King Los is maniacally focused on lyrical technique. Not only is the Bad Boy artist addicted to finding fresh ways to work words, but he habitually analyzes every great emcee’s stylistic approach. His patented “Pattern Rap” procedure was derived from Jadakiss’ verse on The Lox’s “Blood Pressure.” 

“Remember when Jadakiss was like, ‘Got a chick named Superhead / She give super-head / Just moved in the buildin’ / Even gave the super head,’ King Los explained to DX during a recent recording session in Hollywood’s West-One Productions studio. “His whole thing was the way you can implement the repetitive nature of something. You can keep saying something and make it mean different things. I love the element of that in itself and I just thought it was clever but, I never been one to take from someone else, so I wanted to find a way that I could creatively capture that repetitive nature of saying something in different ways but not straight feel like I’m jackin’ something that someone else did very well, to maintain my integrity as an emcee.”

The 12-minute clip above is affectionately titled “18 Minutes Lost” because at one point during the session, we left the room and came back in to find Los in the middle of a mesmerizing freestyle only to find out after that he started flowing 18 minutes before we started recording. Only those still in the studio know what jewels went missing, but the roaming stanzas included are drenched in Pattern Rap. Most notably: “Wait for it / Wait for it / Run Forest / Ball like Wake Forest / If a tree falls in the woods and nobody is around does it make a sound? I bet it makes a sound I bet that muthafucka / Wake forest.” Seriously, homie is ill. 

King Los continues: “It took me like a couple of months and I was just thinking of ways that I could do this shit and I was like, ‘What if I actually did the same thing but with a series of words?’ For instance I would say two to three different words and then repeat those things two to three different times, different ways but in patterns. I was like, ‘That’s totally different and it’s way harder.’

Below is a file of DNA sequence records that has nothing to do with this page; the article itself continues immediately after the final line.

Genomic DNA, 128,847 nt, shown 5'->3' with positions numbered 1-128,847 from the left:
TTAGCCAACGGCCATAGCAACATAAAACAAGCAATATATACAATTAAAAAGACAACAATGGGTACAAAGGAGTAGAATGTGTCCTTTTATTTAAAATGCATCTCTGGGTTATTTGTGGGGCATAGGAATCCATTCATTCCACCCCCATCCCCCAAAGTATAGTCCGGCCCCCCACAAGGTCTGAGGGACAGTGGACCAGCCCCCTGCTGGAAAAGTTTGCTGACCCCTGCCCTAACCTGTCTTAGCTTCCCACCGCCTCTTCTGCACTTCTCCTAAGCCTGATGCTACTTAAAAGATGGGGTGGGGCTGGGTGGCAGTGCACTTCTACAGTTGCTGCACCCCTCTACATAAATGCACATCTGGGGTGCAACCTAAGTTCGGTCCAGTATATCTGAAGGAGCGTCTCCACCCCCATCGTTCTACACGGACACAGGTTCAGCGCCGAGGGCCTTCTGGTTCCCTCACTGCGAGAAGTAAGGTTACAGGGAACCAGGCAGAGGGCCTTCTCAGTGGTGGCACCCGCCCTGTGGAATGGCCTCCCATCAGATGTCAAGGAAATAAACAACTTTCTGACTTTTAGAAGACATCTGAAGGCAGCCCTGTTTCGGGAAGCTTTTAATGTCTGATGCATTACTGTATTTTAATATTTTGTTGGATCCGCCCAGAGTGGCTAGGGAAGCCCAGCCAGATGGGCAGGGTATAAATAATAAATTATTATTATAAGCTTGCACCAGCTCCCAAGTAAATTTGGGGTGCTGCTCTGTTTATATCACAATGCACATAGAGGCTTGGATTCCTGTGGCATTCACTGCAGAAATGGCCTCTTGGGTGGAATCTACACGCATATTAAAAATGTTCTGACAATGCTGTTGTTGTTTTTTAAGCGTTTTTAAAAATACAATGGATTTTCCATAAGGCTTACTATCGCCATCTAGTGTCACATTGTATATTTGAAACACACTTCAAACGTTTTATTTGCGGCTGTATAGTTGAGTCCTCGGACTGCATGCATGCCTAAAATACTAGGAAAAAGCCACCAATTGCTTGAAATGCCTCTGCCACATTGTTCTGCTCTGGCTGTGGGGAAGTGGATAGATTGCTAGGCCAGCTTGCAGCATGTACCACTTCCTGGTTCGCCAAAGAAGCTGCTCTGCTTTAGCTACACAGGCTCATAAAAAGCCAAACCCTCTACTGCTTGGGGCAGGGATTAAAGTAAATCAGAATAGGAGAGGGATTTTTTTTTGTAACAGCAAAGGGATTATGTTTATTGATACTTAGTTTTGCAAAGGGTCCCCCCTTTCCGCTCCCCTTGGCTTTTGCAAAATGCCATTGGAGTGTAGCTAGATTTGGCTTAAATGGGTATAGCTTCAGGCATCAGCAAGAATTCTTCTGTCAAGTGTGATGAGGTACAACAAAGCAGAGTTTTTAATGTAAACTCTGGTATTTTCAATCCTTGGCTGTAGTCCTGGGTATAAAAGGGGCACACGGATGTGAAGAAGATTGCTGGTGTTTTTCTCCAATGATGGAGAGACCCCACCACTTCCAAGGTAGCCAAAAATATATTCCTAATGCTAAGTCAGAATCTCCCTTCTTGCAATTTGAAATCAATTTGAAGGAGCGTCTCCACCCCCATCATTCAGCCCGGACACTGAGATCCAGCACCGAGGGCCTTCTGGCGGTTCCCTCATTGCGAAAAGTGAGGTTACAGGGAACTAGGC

“When I listened to Canibus, ‘I can run at top speeds without bending my knees,’ and all that shit, I would want to say things that was astronomical to me like, ‘How do you run at top speeds without bending you knees? This isn’t even possible so how do you think it if it’s not possible?’ We have to start thinking impossibly—that has to be your standard.”

Los’ lyrical prowess is well known throughout Rap circles. Kendrick Lamar credited him with having the best “Control” response, for example. The only remaining challenge is for him to prove that he can create incredible songs which is the critique the Bad Boy artist receives most frequently. Whether he can in the modern music industry remains to be seen. But one thing is certain: King Los is carrying the right perspective. Thinking impossibly is the only standard.